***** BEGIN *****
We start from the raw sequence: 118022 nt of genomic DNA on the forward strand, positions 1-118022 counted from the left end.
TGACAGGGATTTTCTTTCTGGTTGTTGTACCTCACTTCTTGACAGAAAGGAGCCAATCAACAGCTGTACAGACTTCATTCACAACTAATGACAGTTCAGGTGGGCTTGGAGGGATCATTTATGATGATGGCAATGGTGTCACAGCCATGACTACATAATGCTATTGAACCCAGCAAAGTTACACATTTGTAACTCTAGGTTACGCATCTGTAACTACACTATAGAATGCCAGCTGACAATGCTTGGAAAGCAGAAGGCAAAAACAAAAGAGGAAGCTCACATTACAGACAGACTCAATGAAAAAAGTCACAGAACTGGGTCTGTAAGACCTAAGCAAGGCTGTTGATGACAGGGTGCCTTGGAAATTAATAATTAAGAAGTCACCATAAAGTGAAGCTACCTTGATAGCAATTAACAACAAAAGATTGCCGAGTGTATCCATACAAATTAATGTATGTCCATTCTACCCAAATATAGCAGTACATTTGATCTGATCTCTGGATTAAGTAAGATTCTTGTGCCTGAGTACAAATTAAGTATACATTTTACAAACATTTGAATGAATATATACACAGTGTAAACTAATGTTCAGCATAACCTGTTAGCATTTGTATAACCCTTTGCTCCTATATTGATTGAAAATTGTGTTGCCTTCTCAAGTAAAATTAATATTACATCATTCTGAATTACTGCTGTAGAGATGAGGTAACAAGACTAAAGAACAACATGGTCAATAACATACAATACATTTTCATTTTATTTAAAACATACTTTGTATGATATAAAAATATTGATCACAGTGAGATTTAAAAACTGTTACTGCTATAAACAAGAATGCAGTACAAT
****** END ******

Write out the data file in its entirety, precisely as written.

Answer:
We start from the raw sequence: 118022 nt of genomic DNA on the forward strand, positions 1-118022 counted from the left end.
TGACAGGGATTTTCTTTCTGGTTGTTGTACCTCACTTCTTGACAGAAAGGAGCCAATCAACAGCTGTACAGACTTCATTCACAACTAATGACAGTTCAGGTGGGCTTGGAGGGATCATTTATGATGATGGCAATGGTGTCACAGCCATGACTACATAATGCTATTGAACCCAGCAAAGTTACACATTTGTAACTCTAGGTTACGCATCTGTAACTACACTATAGAATGCCAGCTGACAATGCTTGGAAAGCAGAAGGCAAAAACAAAAGAGGAAGCTCACATTACAGACAGACTCAATGAAAAAAGTCACAGAACTGGGTCTGTAAGACCTAAGCAAGGCTGTTGATGACAGGGTGCCTTGGAAATTAATAATTAAGAAGTCACCATAAAGTGAAGCTACCTTGATAGCAATTAACAACAAAAGATTGCCGAGTGTATCCATACAAATTAATGTATGTCCATTCTACCCAAATATAGCAGTACATTTGATCTGATCTCTGGATTAAGTAAGATTCTTGTGCCTGAGTACAAATTAAGTATACATTTTACAAACATTTGAATGAATATATACACAGTGTAAACTAATGTTCAGCATAACCTGTTAGCATTTGTATAACCCTTTGCTCCTATATTGATTGAAAATTGTGTTGCCTTCTCAAGTAAAATTAATATTACATCATTCTGAATTACTGCTGTAGAGATGAGGTAACAAGACTAAAGAACAACATGGTCAATAACATACAATACATTTTCATTTTATTTAAAACATACTTTGTATGATATAAAAATATTGATCACAGTGAGATTTAAAAACTGTTACTGCTATAAACAAGAATGCAGTACAAT